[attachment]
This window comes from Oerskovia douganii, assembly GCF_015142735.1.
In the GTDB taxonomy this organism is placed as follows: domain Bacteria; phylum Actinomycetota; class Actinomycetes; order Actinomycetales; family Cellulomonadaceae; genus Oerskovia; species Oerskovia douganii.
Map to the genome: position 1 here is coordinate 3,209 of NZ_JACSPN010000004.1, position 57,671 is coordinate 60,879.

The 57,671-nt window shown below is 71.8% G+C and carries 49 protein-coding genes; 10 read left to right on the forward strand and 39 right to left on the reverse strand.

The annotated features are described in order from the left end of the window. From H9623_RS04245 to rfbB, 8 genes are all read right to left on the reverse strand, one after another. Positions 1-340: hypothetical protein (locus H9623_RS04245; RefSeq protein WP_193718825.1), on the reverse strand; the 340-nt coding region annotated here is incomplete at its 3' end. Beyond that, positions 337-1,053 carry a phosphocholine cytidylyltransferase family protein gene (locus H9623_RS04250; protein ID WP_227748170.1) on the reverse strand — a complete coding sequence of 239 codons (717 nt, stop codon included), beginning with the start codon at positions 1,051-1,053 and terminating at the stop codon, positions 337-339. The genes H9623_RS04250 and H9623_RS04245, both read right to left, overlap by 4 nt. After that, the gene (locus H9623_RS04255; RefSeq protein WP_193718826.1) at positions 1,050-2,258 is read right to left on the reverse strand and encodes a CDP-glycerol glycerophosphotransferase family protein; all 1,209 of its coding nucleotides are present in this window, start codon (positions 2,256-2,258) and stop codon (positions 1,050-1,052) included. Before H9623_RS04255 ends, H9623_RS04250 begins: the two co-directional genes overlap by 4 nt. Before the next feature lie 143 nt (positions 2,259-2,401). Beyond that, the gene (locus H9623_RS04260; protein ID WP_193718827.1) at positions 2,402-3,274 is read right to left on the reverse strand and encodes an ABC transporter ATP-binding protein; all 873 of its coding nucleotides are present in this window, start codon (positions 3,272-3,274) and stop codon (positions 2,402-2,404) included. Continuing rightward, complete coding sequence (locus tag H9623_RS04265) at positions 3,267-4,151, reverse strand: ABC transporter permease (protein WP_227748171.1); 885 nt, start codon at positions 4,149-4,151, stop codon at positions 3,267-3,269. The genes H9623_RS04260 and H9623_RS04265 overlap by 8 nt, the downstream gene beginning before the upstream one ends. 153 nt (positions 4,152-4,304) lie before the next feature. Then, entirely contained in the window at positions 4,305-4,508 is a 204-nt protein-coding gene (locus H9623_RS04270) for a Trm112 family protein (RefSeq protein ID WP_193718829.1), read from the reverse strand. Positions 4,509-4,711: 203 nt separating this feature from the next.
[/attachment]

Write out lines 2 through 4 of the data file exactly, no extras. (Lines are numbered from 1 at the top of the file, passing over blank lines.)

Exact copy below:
In the GTDB taxonomy this organism is placed as follows: domain Bacteria; phylum Actinomycetota; class Actinomycetes; order Actinomycetales; family Cellulomonadaceae; genus Oerskovia; species Oerskovia douganii.
Map to the genome: position 1 here is coordinate 3,209 of NZ_JACSPN010000004.1, position 57,671 is coordinate 60,879.

The 57,671-nt window shown below is 71.8% G+C and carries 49 protein-coding genes; 10 read left to right on the forward strand and 39 right to left on the reverse strand.